KYOTO: Lost in Tori Gates and Bamboo Trees

We got to Kyoto from Tokyo Train Station on a Hikari Shinkansen at 9:30, so it was past mid-day that we had the time to enjoy Kyoto. My boyfriend and I didn’t waste any minute and headed straight to this tourist information center – for free wi-fi at first and information later. We had our destinations in mind before departure to Kyoto, but decided to skim through the attractions and how to get there.

God must hate us, once we finished our hot delicious bowls of udon at the train station’s self-serviced shop, it poured over. We could barely hold our sigh. So we waited, spent that time looking for a coin locker room, which wasn’t as hard to find as in Tokyo.

1,000 Tori Gates @ Fushimi Inari-taisha

Sun shone just enough for us to catch the Nara Line heading to Inari Station for Fushimi Inari-Taisha, the templed is famed for its 1,000 Tori gates.

Kyoto is perfectly small or it is perfectly filled with many attractions that make it convenient for visitors. As a habit, we google everything beforehand. We could see that the walking to Fushimi is over 2 km. We both freaked out before reaching Inari Station. But well, we worried for nothing. Off the station is the attraction itself.

I wasn’t impressed by the entrance but the merchandise. There were so many. Just 800 yen and you can leave your own mini Tori gate to hang for a few weeks at the temple. I could write a wish or even my name on but I didn’t. Capturing photos of those mini gates was fun enough.

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Mini tori gates

Like Kiyomizu-dera, Fushimi Inari-taisha offered a holy cleansing well. You could drink it with respect to bring good charm for yourself.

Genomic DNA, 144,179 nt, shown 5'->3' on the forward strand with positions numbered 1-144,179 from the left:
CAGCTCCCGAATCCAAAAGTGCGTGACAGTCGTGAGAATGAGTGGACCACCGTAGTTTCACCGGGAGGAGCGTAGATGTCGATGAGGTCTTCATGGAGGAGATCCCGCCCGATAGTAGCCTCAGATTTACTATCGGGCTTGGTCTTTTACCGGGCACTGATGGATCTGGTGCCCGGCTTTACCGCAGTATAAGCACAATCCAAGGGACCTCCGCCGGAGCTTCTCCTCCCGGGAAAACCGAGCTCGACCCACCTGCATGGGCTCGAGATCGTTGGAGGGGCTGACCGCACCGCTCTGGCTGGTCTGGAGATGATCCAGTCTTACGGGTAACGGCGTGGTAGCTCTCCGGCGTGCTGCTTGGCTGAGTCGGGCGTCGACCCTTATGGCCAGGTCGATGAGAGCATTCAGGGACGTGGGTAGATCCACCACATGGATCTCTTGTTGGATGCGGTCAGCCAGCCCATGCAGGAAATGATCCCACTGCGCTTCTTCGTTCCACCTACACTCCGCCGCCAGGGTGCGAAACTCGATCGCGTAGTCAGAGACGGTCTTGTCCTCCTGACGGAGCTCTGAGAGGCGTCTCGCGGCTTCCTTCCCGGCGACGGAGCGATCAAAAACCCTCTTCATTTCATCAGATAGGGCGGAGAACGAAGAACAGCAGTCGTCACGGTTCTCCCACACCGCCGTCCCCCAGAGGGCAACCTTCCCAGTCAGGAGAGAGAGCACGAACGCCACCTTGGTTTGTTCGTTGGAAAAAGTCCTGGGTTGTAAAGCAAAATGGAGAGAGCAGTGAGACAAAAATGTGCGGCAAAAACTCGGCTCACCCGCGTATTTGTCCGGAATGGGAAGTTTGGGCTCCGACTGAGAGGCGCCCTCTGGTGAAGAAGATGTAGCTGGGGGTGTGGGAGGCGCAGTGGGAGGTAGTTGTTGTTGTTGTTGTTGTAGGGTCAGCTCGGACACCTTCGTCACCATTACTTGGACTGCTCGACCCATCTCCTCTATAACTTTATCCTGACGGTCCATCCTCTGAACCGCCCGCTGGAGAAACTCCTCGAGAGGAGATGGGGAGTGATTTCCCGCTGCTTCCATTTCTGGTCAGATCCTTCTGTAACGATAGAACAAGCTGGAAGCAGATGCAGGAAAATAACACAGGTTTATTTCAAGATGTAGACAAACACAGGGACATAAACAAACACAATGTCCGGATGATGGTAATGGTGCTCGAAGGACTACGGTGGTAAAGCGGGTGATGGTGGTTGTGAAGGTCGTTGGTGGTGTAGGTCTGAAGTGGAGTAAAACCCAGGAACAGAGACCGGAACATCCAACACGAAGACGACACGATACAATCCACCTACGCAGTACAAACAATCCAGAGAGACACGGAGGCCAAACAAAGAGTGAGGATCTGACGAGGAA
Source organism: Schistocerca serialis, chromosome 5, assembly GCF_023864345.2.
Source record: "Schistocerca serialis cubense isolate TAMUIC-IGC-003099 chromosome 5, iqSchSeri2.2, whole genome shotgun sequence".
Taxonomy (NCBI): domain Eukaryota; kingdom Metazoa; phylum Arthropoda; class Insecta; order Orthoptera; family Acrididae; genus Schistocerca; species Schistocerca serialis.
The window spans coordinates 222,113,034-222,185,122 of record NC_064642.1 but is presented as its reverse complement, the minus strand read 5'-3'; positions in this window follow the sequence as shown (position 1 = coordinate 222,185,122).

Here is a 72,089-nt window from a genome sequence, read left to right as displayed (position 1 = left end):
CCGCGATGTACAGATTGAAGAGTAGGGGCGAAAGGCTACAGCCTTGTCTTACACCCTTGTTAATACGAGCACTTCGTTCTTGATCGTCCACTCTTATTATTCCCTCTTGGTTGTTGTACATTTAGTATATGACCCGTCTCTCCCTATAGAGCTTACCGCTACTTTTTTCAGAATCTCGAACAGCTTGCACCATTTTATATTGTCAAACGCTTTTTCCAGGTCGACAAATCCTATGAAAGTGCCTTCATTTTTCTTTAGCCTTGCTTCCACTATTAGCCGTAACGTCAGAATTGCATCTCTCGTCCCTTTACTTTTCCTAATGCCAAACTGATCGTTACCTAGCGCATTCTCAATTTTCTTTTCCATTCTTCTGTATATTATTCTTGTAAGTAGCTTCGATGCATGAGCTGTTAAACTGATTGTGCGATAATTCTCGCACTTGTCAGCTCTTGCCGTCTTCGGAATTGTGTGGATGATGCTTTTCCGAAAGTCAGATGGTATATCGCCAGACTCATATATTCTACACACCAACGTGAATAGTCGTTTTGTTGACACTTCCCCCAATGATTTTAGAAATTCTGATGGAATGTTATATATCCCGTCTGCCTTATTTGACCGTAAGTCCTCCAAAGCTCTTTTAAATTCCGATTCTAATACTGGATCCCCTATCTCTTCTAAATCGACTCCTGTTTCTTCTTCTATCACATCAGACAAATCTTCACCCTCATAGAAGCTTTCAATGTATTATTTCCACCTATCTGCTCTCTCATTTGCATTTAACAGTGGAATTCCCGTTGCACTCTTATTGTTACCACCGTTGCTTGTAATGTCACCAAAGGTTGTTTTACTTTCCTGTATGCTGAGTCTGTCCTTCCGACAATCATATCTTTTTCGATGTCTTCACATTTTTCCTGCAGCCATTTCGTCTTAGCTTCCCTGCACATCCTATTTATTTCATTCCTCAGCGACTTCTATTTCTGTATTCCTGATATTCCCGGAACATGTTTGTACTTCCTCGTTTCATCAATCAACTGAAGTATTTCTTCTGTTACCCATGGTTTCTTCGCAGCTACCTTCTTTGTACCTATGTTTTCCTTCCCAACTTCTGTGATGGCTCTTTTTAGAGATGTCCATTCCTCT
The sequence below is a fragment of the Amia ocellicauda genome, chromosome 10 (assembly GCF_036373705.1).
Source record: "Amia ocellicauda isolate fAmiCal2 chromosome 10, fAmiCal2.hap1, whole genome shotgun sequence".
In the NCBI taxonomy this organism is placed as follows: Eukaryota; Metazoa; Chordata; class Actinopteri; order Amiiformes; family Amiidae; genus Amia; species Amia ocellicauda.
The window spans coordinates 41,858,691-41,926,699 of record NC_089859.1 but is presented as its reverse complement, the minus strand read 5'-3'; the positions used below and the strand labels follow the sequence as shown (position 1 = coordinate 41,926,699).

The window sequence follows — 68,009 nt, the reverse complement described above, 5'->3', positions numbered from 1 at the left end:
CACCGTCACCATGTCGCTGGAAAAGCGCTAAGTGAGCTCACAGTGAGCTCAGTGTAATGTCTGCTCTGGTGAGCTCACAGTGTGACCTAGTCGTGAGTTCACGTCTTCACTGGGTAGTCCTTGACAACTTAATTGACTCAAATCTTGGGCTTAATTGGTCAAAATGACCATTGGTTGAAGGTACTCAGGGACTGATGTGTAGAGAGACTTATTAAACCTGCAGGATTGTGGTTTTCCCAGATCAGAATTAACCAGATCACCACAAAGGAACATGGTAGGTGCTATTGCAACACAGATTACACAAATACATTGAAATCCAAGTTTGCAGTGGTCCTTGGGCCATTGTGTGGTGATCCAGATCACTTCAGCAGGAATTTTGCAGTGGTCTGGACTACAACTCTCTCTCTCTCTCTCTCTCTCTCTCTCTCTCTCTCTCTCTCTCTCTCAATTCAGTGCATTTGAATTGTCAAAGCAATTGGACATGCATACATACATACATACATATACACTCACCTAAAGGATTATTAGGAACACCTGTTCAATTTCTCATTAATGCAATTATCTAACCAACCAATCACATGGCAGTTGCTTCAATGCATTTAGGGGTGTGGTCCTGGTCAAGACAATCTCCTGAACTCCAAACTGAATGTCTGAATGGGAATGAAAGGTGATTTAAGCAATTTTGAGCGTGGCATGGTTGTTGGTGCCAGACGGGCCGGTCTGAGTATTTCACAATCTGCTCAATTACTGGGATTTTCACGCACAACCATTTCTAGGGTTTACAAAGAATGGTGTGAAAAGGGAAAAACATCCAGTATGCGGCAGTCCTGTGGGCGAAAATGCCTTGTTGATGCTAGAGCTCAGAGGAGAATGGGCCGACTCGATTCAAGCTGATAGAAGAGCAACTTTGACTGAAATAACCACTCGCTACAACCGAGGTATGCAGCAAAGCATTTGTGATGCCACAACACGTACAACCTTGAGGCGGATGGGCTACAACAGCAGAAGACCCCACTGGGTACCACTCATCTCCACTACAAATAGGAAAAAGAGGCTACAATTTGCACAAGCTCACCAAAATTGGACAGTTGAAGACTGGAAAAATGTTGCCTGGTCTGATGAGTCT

Entrance to the Tori gates was a complete battlefield of men and cameras. Busy shooting, selfie-ing, people flooded the place that hadn’t dried up after the afternoon rain. I couldn’t bear the crowd so my boyfriend and I headed further or higher into the Tori mountain. It was called a mountain but seemed like a hill to us. The slope was fine and we could manage trekking upward. Up there, more space for photos were found and I was more than happy to strike a pose.

Enjoy these photos we captured under bad lighting (thank you rain!)

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Processed with VSCO with hb2 presetBamboo Forest @ Arashiyama

“All the railroads lead to Kyoto Station” – I made this up, but it’s true.

Unlike the massive metropolis infrastructure in Tokyo. Kyoto is far more humble, smaller than a major district. All the railroads take Kyoto Station as its major intersection. That so, from Inari we headed back to Kyoto Station before arriving at the famous bamboo forest. Took the San-in Line to stop at Saga-Arashiyama Station, we had to walk a long way to the forest (according to the maps). So for an easy ride, we just hopped on the taxi for 500 yen to get there, since the evening was drawing near.

Arrived no later than 4 PM one fine afternoon, but once entered, the sun🌤 shyly hid away behind the bamboo shade.🎍🎍 Impressed by how massive the grove could be, I wandered and felt the evening breeze came chilling down the spine. If this bamboo forest had ever inspired a scene for Japanese horror movie I wouldn’t be surprised.

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